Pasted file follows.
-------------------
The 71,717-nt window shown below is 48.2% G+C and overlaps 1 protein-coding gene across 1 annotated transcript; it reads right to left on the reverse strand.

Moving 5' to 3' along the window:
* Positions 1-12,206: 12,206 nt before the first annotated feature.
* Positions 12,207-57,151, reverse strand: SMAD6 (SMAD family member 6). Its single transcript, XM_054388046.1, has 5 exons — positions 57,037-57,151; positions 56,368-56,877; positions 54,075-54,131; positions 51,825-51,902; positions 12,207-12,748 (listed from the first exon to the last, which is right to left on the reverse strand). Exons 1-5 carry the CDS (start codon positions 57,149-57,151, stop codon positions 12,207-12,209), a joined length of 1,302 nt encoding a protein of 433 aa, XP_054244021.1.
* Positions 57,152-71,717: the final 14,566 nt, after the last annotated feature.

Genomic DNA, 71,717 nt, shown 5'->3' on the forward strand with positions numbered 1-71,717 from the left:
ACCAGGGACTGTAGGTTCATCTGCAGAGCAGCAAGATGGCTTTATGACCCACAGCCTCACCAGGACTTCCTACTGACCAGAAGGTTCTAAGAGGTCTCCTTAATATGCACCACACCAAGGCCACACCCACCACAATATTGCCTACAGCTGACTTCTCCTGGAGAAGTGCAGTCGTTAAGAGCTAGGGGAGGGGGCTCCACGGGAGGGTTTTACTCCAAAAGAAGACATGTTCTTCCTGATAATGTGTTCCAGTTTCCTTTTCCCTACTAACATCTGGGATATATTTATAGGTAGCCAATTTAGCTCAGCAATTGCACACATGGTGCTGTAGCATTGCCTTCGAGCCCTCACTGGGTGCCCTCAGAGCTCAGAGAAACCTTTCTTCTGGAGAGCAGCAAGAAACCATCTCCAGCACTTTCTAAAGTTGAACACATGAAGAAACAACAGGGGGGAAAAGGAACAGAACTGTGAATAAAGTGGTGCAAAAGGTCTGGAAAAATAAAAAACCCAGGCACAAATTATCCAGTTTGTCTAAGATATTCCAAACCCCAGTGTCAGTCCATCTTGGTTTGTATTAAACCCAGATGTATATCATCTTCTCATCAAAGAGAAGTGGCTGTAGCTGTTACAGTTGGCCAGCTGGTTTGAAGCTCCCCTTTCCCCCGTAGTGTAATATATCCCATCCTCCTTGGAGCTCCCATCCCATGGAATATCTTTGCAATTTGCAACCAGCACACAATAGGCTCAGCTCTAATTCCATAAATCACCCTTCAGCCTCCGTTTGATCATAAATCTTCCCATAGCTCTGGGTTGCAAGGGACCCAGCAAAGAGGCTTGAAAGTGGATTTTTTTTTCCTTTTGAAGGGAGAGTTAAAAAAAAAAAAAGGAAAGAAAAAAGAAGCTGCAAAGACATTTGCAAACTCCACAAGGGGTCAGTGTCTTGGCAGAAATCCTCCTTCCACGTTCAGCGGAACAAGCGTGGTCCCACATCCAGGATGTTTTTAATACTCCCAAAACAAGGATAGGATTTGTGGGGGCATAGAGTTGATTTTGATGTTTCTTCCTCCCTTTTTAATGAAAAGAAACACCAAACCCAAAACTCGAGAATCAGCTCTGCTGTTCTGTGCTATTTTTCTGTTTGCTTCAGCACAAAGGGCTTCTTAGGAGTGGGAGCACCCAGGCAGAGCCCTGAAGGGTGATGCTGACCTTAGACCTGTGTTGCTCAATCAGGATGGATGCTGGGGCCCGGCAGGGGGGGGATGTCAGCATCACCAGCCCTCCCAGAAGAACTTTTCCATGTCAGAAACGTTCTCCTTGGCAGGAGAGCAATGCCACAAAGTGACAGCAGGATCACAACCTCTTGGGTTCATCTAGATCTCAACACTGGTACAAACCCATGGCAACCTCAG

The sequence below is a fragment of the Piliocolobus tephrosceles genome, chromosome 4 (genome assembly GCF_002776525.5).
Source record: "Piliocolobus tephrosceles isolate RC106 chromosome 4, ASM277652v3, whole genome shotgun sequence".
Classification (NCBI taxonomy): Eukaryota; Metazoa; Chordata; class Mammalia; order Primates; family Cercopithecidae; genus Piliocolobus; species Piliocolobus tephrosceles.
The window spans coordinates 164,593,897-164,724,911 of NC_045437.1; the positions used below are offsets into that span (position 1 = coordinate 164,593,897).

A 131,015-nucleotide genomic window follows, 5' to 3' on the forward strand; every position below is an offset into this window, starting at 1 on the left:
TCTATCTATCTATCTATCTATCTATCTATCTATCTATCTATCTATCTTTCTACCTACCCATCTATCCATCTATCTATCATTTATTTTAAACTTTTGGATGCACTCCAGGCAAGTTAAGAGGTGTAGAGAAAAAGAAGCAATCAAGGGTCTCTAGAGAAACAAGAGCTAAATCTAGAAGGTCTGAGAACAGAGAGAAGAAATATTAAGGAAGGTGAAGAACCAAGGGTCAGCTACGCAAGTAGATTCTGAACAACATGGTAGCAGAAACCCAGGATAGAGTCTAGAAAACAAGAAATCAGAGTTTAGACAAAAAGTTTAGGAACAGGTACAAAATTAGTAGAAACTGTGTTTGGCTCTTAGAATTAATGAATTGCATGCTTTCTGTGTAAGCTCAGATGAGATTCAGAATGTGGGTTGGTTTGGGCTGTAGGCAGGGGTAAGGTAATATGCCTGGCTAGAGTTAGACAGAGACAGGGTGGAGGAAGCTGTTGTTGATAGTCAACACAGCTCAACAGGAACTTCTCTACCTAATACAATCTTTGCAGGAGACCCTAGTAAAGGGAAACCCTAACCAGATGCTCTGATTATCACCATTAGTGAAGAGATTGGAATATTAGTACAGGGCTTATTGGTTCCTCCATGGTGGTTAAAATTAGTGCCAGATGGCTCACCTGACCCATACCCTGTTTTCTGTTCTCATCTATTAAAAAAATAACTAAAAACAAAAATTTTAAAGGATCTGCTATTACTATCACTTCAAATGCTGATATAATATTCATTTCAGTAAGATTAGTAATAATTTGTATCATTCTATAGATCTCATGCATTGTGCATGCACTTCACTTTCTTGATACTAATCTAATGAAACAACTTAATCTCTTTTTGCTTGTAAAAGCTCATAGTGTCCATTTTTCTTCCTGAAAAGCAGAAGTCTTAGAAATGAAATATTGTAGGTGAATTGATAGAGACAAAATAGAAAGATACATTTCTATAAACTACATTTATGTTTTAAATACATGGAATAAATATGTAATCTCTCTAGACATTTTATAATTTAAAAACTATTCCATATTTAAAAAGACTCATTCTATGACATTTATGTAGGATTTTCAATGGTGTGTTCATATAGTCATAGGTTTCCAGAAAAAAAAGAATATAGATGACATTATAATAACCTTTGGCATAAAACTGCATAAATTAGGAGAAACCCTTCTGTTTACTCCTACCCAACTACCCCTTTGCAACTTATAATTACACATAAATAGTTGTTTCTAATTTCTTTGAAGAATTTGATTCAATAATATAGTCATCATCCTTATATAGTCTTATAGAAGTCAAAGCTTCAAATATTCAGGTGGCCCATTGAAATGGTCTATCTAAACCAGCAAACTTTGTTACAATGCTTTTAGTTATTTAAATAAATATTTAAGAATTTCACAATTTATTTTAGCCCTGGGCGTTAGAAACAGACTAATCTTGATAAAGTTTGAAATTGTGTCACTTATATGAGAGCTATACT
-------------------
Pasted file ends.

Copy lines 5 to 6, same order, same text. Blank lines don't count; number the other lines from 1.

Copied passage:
* Positions 57,152-71,717: the final 14,566 nt, after the last annotated feature.

Genomic DNA, 71,717 nt, shown 5'->3' on the forward strand with positions numbered 1-71,717 from the left: